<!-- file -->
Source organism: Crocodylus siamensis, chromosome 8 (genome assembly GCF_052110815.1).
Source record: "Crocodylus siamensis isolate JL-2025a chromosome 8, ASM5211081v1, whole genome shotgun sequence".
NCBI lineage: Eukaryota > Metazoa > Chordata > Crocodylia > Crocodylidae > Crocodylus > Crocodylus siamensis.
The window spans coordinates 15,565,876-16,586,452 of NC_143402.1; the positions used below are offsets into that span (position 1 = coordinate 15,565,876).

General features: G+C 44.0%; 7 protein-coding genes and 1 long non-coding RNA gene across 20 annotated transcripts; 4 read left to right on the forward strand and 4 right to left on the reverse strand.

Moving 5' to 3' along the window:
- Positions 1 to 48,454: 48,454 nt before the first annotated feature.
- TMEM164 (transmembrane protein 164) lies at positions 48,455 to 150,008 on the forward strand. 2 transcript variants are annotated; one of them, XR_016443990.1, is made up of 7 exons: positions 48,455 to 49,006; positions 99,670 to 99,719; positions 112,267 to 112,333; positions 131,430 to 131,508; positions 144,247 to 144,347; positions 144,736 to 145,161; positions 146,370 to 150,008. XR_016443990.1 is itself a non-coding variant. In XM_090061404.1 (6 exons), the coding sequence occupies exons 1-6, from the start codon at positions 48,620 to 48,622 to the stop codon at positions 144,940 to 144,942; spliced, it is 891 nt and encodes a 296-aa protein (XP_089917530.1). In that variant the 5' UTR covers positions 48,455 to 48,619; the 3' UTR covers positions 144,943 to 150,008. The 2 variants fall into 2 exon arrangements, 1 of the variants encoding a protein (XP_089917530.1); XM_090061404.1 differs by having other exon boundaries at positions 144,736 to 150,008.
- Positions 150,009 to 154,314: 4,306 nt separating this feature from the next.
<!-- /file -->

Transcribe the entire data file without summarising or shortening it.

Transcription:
Source organism: Crocodylus siamensis, chromosome 8 (genome assembly GCF_052110815.1).
Source record: "Crocodylus siamensis isolate JL-2025a chromosome 8, ASM5211081v1, whole genome shotgun sequence".
NCBI lineage: Eukaryota > Metazoa > Chordata > Crocodylia > Crocodylidae > Crocodylus > Crocodylus siamensis.
The window spans coordinates 15,565,876-16,586,452 of NC_143402.1; the positions used below are offsets into that span (position 1 = coordinate 15,565,876).

General features: G+C 44.0%; 7 protein-coding genes and 1 long non-coding RNA gene across 20 annotated transcripts; 4 read left to right on the forward strand and 4 right to left on the reverse strand.

Moving 5' to 3' along the window:
- Positions 1 to 48,454: 48,454 nt before the first annotated feature.
- TMEM164 (transmembrane protein 164) lies at positions 48,455 to 150,008 on the forward strand. 2 transcript variants are annotated; one of them, XR_016443990.1, is made up of 7 exons: positions 48,455 to 49,006; positions 99,670 to 99,719; positions 112,267 to 112,333; positions 131,430 to 131,508; positions 144,247 to 144,347; positions 144,736 to 145,161; positions 146,370 to 150,008. XR_016443990.1 is itself a non-coding variant. In XM_090061404.1 (6 exons), the coding sequence occupies exons 1-6, from the start codon at positions 48,620 to 48,622 to the stop codon at positions 144,940 to 144,942; spliced, it is 891 nt and encodes a 296-aa protein (XP_089917530.1). In that variant the 5' UTR covers positions 48,455 to 48,619; the 3' UTR covers positions 144,943 to 150,008. The 2 variants fall into 2 exon arrangements, 1 of the variants encoding a protein (XP_089917530.1); XM_090061404.1 differs by having other exon boundaries at positions 144,736 to 150,008.
- Positions 150,009 to 154,314: 4,306 nt separating this feature from the next.